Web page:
Skip to main content

You are here

Devote some time to internal leadership development

Many factors go into the success of a company. You’ve got to offer high-quality products or services, provide outstanding customer service, and manage your inventory or supply chain. But there’s at least one other success factor that many business owners often overlook: internal leadership training and development.

Even if all your executive and management positions are filled with seasoned leaders right now, there’s still a major benefit to continually training, coaching and mentoring employees for leadership responsibilities. After all, even someone who doesn’t work in management can champion a given initiative or project that brings in revenue or elevates the company’s public image.

Ideas to consider

Internal leadership development is practiced when owners and executives devote time to helping current managers as well as employees who might one day be promoted to positions of leadership.

To do this, shift your mindset from being only “the boss” to being someone who holds an important responsibility to share leadership knowledge with others. Here are a few tips to consider:

Contribute to performance development. Most employees’ performance reviews will reveal both strengths and weaknesses. Sit down with current and potential leaders and generously share your knowledge and experience to bolster strong points and shore up shortcomings.

Invite current and potential leaders to meetings. Give them the opportunity to participate in important meetings they might not otherwise attend, and solicit their input during these gatherings. This includes both internal meetings and interactions with external vendors, customers and prospects. Again, look to reinforce positive behaviors and offer guidance on areas of growth.

Introduce them to the wider community. Get current and potential leaders involved with an industry trade association or a local chamber of commerce. By meeting and networking with others in your industry, these individuals can get a broader perspective on the challenges that your company faces — as well as its opportunities.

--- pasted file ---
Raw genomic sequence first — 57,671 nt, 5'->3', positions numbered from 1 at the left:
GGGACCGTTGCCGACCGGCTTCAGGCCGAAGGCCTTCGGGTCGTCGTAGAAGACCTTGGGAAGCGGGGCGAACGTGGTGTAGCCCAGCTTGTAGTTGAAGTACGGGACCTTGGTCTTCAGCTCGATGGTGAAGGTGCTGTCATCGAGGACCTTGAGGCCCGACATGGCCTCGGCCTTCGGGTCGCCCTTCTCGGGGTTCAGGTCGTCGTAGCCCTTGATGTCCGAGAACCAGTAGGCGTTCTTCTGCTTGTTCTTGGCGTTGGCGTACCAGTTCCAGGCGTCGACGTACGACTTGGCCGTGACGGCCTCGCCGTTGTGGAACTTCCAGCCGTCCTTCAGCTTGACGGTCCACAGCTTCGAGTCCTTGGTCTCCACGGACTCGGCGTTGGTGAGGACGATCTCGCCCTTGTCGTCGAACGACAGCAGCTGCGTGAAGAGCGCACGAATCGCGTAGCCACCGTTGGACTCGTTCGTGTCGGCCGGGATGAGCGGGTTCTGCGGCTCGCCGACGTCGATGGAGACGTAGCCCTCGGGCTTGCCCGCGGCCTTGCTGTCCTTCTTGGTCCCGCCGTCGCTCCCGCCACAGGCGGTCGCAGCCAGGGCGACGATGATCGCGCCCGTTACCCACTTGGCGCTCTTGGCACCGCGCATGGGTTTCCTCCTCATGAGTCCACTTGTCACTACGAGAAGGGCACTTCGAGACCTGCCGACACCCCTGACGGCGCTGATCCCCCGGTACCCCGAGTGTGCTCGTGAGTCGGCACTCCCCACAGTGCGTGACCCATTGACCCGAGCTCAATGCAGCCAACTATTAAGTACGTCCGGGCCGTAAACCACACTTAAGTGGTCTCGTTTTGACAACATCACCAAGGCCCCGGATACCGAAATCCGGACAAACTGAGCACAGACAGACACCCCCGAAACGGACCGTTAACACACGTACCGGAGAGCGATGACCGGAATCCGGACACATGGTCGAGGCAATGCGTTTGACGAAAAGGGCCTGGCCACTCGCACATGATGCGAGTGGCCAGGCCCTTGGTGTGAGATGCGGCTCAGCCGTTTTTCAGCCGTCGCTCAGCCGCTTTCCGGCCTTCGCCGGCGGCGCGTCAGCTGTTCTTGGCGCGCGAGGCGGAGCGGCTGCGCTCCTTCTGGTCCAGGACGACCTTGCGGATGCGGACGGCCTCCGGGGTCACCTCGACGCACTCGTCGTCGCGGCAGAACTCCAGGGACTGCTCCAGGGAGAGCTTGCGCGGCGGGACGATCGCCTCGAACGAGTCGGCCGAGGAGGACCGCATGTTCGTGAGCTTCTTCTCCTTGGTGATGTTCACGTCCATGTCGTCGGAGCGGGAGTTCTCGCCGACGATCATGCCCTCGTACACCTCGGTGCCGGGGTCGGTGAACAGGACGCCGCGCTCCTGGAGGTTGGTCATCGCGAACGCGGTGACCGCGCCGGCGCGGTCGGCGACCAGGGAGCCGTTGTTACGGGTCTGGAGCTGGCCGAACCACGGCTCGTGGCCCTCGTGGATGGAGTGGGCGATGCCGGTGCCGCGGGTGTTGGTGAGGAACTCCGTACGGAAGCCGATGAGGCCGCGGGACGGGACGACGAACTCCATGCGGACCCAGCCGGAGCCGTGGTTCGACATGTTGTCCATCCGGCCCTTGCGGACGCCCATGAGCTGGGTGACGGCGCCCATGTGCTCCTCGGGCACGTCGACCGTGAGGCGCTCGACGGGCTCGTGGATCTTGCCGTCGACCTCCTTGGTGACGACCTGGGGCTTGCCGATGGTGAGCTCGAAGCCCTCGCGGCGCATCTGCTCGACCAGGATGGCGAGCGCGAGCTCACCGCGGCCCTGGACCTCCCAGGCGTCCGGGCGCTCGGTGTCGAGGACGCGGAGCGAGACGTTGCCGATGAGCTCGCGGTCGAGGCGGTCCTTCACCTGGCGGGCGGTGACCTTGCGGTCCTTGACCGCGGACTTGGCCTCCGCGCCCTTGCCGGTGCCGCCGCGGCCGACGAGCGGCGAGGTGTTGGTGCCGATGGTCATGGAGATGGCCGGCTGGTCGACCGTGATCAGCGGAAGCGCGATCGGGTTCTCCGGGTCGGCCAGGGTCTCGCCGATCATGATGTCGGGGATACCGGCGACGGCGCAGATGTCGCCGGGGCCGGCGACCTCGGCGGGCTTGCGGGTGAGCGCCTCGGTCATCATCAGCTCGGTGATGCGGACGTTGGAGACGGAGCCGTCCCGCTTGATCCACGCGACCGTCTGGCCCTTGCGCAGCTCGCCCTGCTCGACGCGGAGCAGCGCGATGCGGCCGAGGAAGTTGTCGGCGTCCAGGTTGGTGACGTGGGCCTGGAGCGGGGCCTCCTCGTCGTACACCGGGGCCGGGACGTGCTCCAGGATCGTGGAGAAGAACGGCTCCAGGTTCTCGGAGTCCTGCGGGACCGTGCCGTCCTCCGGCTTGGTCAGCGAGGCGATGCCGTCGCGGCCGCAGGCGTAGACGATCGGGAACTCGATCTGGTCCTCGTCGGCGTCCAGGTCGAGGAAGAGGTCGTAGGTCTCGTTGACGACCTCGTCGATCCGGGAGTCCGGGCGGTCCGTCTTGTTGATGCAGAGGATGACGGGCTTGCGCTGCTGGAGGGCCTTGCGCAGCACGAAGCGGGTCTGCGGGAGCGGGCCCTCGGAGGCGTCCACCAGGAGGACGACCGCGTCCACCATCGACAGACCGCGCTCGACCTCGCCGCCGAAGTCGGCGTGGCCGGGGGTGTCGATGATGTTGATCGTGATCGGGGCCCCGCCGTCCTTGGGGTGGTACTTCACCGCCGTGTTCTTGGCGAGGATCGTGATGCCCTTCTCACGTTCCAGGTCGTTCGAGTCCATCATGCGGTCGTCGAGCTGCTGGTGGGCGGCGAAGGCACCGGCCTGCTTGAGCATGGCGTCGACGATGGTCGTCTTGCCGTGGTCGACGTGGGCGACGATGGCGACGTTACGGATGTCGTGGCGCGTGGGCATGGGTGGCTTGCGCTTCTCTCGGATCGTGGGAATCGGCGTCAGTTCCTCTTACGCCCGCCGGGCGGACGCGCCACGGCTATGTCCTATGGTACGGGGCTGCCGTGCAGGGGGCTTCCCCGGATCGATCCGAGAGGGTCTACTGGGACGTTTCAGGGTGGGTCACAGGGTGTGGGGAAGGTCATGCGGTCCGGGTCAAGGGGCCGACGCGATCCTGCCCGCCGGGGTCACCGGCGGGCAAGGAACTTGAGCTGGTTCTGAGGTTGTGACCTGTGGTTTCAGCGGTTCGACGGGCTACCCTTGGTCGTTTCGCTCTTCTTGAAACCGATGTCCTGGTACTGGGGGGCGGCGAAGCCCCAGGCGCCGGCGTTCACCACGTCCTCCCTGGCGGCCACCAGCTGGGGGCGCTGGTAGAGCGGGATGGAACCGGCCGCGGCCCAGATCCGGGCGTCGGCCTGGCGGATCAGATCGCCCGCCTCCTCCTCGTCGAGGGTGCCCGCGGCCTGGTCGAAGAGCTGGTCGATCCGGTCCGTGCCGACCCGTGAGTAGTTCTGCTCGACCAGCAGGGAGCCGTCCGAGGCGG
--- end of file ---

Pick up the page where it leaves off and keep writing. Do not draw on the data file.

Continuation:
Give them real decision-making authority. Probably not right away but, at some point, put a new leader to the test. Give them control of a project and then step back and observe the results. Don’t be afraid to let them fail if their decisions don’t pan out. This can help your most promising employees learn real-world lessons now that can prove invaluable in the future.

Benefits beyond

Dedicating some time and energy to internal leadership development can pay off in ways beyond having well-trained managers. You’ll likely boost retention by strengthening relationships with your best employees. Furthermore, you may discover potential problems and avail yourself of new ideas that, otherwise, may have never reached you. Our firm can provide further information and other ideas.

© 2018

Joel A. Flinchbaugh, CPA, jflinchbaugh@sek.com

Steven H. Kaufman, CPAskaufman@sek.com

Peter O. McDonald, CPA, pmcdonald@sek.com

Information provided on the World Wide Web by Smith Elliott Kearns & Company, LLC is intended for reference only. The information contained herein is designed solely to provide guidance to the reader, and is not intended to be a substitute for the reader seeking personalized professional advice based on specific factual situations. Information on this web site does NOT constitute professional accounting, tax or legal advice and should not be interpreted as such. Although Smith Elliott Kearns & Company, LLC has made every reasonable effort to ensure that the information provided is accurate, Smith Elliott Kearns & Company, LLC, and its members, managers and staff, make no warranties, expressed or implied, on the information provided on this web site. The reader accepts the information as is and assumes all responsibility for the use of such information. All information contained on this web site is protected by copyright and may not be reproduced in any form without the expressed, written consent of Smith Elliott Kearns & Company, LLC. All rights are reserved.